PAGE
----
March 18, 2015
A few weekends ago, citizen scientists from all over L.A. came to the Museum to see what they could find hiding in the damp and cool shadows of our Nature Gardens. Twenty people joined Museum experts (Lindsey Groves and Florence Nishida) to search for slugs, snails, and fungi—those often overlooked decomposers that break down dead and decaying material. They were also the first people to test out our latest and greatest citizen science project, S.L.I.M.E. (Snails and Slugs Living in Metropolitan Environments). Within ten minutes, one of our youngest citizen scientists made the first S.L.I.M.E. discovery - a glass snail (Oxychilus draparnaudi) in the Pollinator Garden.
Check out what else we found: A bunch of turkey tail fungus on a dead log:
A pile of dog's vomit slime mold on the edge of a path:
Florence shows off some inky capped mushrooms found by Christopher Lanus (which he later submitted to iNaturalist):
And our Project S.L.I.M.E. results included 45 vials of snails and slugs:
There were 18 glass snails, like this one here:
Eleven gray field slugs (Deroceras reticulatum), like this one here:
And 27 banded garden slugs (Lemannia valentiana), like this one here:
Wow, so many specimens! We learned a lot from this test of Project S.L.I.M.E. Firstly, all of the snails and slugs we found are non-native to Los Angeles! Secondly, the group found most specimens in the Pollinator Garden, but none of the gray field slugs were found there at all! Perhaps gray banded slugs don't like the plants in that part of the garden? As you can tell see this test has raised a lot of questions for us; How does the diversity of snails and slugs we found in the Nature Gardens compare to the diversity in the surrounding neighborhoods and the rest of the L.A. basin? Are most of L.A.’s urban snails and slugs non-native? How are our native snails and slugs fairing throughout the L.A. basin? Right now we don't know the answers, but when we publicly launch Project S.L.I.M.E. we'll be able to begin answering these questions because of citizen scientists like this group:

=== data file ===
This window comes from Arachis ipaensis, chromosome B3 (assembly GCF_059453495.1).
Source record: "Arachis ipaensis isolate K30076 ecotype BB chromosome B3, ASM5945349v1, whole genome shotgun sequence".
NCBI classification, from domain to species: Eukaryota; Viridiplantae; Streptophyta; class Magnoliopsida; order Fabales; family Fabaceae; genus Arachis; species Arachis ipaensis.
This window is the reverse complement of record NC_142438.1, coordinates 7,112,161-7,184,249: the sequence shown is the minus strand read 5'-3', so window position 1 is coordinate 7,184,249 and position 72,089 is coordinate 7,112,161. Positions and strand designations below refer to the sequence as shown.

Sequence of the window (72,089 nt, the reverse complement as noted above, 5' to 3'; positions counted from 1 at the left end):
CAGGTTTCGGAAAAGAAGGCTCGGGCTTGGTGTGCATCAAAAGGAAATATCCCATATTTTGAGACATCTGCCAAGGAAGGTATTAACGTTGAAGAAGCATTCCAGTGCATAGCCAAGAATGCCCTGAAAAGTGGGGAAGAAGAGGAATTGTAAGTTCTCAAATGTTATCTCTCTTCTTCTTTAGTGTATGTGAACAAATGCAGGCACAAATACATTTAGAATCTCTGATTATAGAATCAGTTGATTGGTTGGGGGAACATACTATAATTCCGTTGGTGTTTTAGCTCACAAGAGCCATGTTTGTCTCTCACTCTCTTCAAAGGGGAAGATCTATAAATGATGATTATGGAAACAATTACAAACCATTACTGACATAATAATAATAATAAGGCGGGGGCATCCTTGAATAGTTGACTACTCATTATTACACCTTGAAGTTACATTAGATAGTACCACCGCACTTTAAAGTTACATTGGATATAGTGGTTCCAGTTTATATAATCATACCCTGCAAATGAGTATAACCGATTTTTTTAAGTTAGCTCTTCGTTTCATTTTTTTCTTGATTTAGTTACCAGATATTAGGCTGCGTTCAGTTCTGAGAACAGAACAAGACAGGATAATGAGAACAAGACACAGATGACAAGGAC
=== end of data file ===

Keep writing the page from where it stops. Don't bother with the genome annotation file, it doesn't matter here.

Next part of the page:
**Thanks to Jann Vendetti, Project S.L.I.M.E.'s creator! She couldn't join us for the event as she was giving birth to her daughter. Congratulations Jann! Written by Miguel Ordeñana
August 24, 2012
As I proclaimed in last week's blog, it's been hot! Not the sort of weather you would expect to be finding mushrooms in the arid Southwest. However, Carol Bornstein, Director of North Campus and gardens found mushrooms on her way into work on Monday morning. As she parked her car, she noticed some yellow patches under a citrus tree. Upon closer investigation, Carol discovered they were clumps of emerging yellow mushrooms! Needless to say, I was out there quick as a flash to snap some photos. This is what I found:
When I parked the next morning the mushrooms had completely changed!
Picture taken by Patrick Tanaka, Museum outreach instructor According to Florence Nishida, Museum research associate and L.A. Mycological Society member, this mushroom is likely Leucocoprinus birnbaumii. Although it doesn't have a common name, it is often encountered in potted houseplants and sometimes in mulch outside! Through my research, I have discovered that people can get quite frantic upon finding these mushrooms in their homes. In particular, MushroomExpert.com has an entire article about frantic questions received from homeowners worried about the dangers of this mushroom. The good news is, they are practically harmless. The plant is in no way affected by this cohabitant and as long as no person or pet eats it, everyone will be safe and sound. So next time you find yourself wondering if you should pick and eat that little yellow mushroom, stop yourself and remember safety first!
June 13, 2017
April 19, 2017